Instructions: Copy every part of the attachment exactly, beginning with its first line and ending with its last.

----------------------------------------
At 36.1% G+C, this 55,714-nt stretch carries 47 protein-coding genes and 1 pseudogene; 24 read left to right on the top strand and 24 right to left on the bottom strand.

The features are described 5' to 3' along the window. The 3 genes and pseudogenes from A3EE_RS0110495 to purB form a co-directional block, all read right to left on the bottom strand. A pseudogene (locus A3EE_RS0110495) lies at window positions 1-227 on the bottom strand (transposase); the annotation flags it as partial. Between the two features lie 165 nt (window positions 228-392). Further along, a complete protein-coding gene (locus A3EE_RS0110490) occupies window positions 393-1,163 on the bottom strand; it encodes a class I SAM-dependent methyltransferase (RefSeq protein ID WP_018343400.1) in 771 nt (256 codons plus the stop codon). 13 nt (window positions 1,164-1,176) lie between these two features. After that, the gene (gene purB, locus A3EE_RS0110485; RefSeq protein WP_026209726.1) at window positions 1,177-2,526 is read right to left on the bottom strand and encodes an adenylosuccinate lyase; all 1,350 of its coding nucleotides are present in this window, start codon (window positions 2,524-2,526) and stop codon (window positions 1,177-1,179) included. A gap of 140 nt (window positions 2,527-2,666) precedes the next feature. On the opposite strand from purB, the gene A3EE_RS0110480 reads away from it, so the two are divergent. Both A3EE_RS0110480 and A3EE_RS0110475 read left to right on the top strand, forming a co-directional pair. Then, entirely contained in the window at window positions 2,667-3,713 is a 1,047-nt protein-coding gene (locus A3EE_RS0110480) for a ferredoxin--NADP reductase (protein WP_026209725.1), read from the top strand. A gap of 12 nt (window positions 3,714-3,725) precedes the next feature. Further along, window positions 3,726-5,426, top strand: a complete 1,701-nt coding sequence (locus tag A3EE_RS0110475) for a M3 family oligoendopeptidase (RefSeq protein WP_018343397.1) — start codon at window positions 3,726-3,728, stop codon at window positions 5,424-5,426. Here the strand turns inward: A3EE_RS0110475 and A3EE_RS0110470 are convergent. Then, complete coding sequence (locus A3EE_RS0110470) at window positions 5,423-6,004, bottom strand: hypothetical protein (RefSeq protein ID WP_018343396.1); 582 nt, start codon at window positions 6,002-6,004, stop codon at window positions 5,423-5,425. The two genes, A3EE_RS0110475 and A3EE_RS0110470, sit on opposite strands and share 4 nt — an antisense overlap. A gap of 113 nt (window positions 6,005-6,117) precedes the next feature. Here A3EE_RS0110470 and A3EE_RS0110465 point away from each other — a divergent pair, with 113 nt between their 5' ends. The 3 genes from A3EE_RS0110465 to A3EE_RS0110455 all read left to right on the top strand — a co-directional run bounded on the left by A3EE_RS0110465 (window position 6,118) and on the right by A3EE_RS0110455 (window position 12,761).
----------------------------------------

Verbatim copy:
At 36.1% G+C, this 55,714-nt stretch carries 47 protein-coding genes and 1 pseudogene; 24 read left to right on the top strand and 24 right to left on the bottom strand.

The features are described 5' to 3' along the window. The 3 genes and pseudogenes from A3EE_RS0110495 to purB form a co-directional block, all read right to left on the bottom strand. A pseudogene (locus A3EE_RS0110495) lies at window positions 1-227 on the bottom strand (transposase); the annotation flags it as partial. Between the two features lie 165 nt (window positions 228-392). Further along, a complete protein-coding gene (locus A3EE_RS0110490) occupies window positions 393-1,163 on the bottom strand; it encodes a class I SAM-dependent methyltransferase (RefSeq protein ID WP_018343400.1) in 771 nt (256 codons plus the stop codon). 13 nt (window positions 1,164-1,176) lie between these two features. After that, the gene (gene purB, locus A3EE_RS0110485; RefSeq protein WP_026209726.1) at window positions 1,177-2,526 is read right to left on the bottom strand and encodes an adenylosuccinate lyase; all 1,350 of its coding nucleotides are present in this window, start codon (window positions 2,524-2,526) and stop codon (window positions 1,177-1,179) included. A gap of 140 nt (window positions 2,527-2,666) precedes the next feature. On the opposite strand from purB, the gene A3EE_RS0110480 reads away from it, so the two are divergent. Both A3EE_RS0110480 and A3EE_RS0110475 read left to right on the top strand, forming a co-directional pair. Then, entirely contained in the window at window positions 2,667-3,713 is a 1,047-nt protein-coding gene (locus A3EE_RS0110480) for a ferredoxin--NADP reductase (protein WP_026209725.1), read from the top strand. A gap of 12 nt (window positions 3,714-3,725) precedes the next feature. Further along, window positions 3,726-5,426, top strand: a complete 1,701-nt coding sequence (locus tag A3EE_RS0110475) for a M3 family oligoendopeptidase (RefSeq protein WP_018343397.1) — start codon at window positions 3,726-3,728, stop codon at window positions 5,424-5,426. Here the strand turns inward: A3EE_RS0110475 and A3EE_RS0110470 are convergent. Then, complete coding sequence (locus A3EE_RS0110470) at window positions 5,423-6,004, bottom strand: hypothetical protein (RefSeq protein ID WP_018343396.1); 582 nt, start codon at window positions 6,002-6,004, stop codon at window positions 5,423-5,425. The two genes, A3EE_RS0110475 and A3EE_RS0110470, sit on opposite strands and share 4 nt — an antisense overlap. A gap of 113 nt (window positions 6,005-6,117) precedes the next feature. Here A3EE_RS0110470 and A3EE_RS0110465 point away from each other — a divergent pair, with 113 nt between their 5' ends. The 3 genes from A3EE_RS0110465 to A3EE_RS0110455 all read left to right on the top strand — a co-directional run bounded on the left by A3EE_RS0110465 (window position 6,118) and on the right by A3EE_RS0110455 (window position 12,761).